Even considering the Father’s criminal history and pending charges there is no evidence that the child will be exposed to substantial harm if placed in the custody of [Mother]. No doubt that [Mother] has not exercised the best judgment, that is leaving the child with [Grandmother] for nine years so she can carry on a single life. It does appear that [Mother] has matured and is more stable in her life. She has lived with [Father] for over 18 months. She has made an adjustment in life. She has had another child, which is Caleb’s younger sibling.
As to Grandmother, the court recognized that she had formed a significant relationship with Child and awarded her visitation. Grandmother appealed contending that the trial court erred in awarding Mother custody of Child where it found that Father posed a substantial risk of harm to the child and Mother and Father were residing together.
The Appellate Court affirmed the trial court’s decision stating the following:
The trial court considered Father’s criminal background in determining that Mother did not pose a substantial risk of harm to Caleb. The court explicitly stated that “even considering [Father‟s] criminal history and pending charges, there is no evidence that the child will be exposed to substantial harm if placed in the custody of [Mother].” In making this statement, the court seems to have credited Mother’s testimony that she would take her children and leave if Father were to endanger them by engaging in illegal behavior. In support of its decision, the court also found that Mother had matured significantly between Caleb’s birth and the time of the hearing and had made adjustments in her life.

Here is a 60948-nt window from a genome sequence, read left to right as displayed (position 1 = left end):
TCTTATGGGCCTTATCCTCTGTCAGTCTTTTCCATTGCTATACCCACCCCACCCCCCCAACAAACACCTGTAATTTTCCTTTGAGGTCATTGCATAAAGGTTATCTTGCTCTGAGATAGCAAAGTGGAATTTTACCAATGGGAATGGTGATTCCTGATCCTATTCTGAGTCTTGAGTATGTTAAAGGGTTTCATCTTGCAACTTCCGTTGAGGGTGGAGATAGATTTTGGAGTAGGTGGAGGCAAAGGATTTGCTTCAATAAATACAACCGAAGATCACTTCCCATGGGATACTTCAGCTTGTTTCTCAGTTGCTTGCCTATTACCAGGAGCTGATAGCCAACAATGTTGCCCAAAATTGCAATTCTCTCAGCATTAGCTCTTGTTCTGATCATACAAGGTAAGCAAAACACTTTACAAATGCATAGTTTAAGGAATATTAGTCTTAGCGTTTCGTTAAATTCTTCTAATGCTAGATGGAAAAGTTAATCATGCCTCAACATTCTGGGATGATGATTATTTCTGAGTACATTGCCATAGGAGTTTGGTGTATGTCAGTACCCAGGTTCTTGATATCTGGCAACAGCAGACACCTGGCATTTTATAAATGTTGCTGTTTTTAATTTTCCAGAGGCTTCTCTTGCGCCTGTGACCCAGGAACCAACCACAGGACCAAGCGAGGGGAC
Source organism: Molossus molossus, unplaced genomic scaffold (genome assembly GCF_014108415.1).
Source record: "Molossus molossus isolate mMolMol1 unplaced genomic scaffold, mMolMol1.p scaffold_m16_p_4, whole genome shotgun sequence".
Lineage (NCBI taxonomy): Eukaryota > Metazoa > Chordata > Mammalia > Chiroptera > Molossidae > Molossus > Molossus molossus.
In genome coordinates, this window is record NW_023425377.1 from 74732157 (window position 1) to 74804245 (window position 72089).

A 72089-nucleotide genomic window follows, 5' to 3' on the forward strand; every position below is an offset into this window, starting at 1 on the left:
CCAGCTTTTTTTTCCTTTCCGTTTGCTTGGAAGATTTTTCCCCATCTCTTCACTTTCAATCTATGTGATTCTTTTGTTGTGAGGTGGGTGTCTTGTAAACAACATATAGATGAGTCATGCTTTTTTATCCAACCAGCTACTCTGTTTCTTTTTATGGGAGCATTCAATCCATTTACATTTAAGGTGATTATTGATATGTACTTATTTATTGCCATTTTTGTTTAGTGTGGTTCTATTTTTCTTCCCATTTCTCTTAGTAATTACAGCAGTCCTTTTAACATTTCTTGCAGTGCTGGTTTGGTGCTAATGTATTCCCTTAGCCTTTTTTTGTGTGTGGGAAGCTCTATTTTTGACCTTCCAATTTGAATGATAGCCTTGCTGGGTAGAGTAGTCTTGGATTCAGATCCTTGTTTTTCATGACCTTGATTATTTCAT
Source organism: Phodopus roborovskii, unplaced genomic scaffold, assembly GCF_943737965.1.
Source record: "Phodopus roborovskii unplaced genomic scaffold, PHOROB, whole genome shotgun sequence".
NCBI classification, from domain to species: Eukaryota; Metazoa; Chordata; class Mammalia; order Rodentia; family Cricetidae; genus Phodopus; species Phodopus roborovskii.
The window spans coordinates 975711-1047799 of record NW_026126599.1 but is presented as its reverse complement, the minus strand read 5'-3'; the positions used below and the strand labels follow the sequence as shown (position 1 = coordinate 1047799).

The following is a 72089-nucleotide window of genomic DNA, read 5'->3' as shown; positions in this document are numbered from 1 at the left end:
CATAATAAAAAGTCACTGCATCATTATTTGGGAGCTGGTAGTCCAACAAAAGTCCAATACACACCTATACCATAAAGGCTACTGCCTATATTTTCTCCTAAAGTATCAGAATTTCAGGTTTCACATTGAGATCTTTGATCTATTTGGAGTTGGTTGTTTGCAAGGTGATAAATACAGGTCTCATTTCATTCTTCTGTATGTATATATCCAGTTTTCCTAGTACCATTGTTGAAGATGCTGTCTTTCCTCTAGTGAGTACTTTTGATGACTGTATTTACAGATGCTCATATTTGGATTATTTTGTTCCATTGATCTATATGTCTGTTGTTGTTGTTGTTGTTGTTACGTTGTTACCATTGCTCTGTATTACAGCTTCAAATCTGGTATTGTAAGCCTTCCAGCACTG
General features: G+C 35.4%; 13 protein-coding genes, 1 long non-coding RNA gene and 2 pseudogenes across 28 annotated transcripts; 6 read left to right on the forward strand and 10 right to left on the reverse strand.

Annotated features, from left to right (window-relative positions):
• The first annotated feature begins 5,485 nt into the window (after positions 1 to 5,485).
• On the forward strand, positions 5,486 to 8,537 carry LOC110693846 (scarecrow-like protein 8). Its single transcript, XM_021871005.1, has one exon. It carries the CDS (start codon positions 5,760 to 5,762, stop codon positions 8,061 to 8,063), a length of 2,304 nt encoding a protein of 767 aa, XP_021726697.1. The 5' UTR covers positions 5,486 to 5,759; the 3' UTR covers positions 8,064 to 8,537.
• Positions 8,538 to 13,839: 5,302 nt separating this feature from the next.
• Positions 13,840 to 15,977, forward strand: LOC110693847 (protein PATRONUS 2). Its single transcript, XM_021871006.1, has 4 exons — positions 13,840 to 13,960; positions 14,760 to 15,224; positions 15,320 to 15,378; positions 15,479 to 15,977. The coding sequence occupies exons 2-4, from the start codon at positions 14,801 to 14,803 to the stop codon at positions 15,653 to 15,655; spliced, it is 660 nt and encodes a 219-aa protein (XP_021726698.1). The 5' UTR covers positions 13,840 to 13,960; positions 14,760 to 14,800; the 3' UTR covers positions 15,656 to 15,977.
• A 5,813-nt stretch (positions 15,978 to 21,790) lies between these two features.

The facts, both as found by the trial court and as shown by the record, do not clearly and convincingly establish that Mother poses a risk of substantial harm to the child. Nothing in the record before us suggests that the trial court abused its discretion in crediting Mother’s testimony…. Although Grandmother was apparently instrumental in Caleb’s upbringing, such a circumstance does not warrant removing the child from Mother’s custody.
If a family member attempts to gain custody of your biological child claiming you aren’t a fit parent, you should seek the services of an experienced family law attorney. Contact Jim Widrig or any of the attorneys at Widrig Law, PLLC to schedule a consultation. Our phone number is 615-417-7800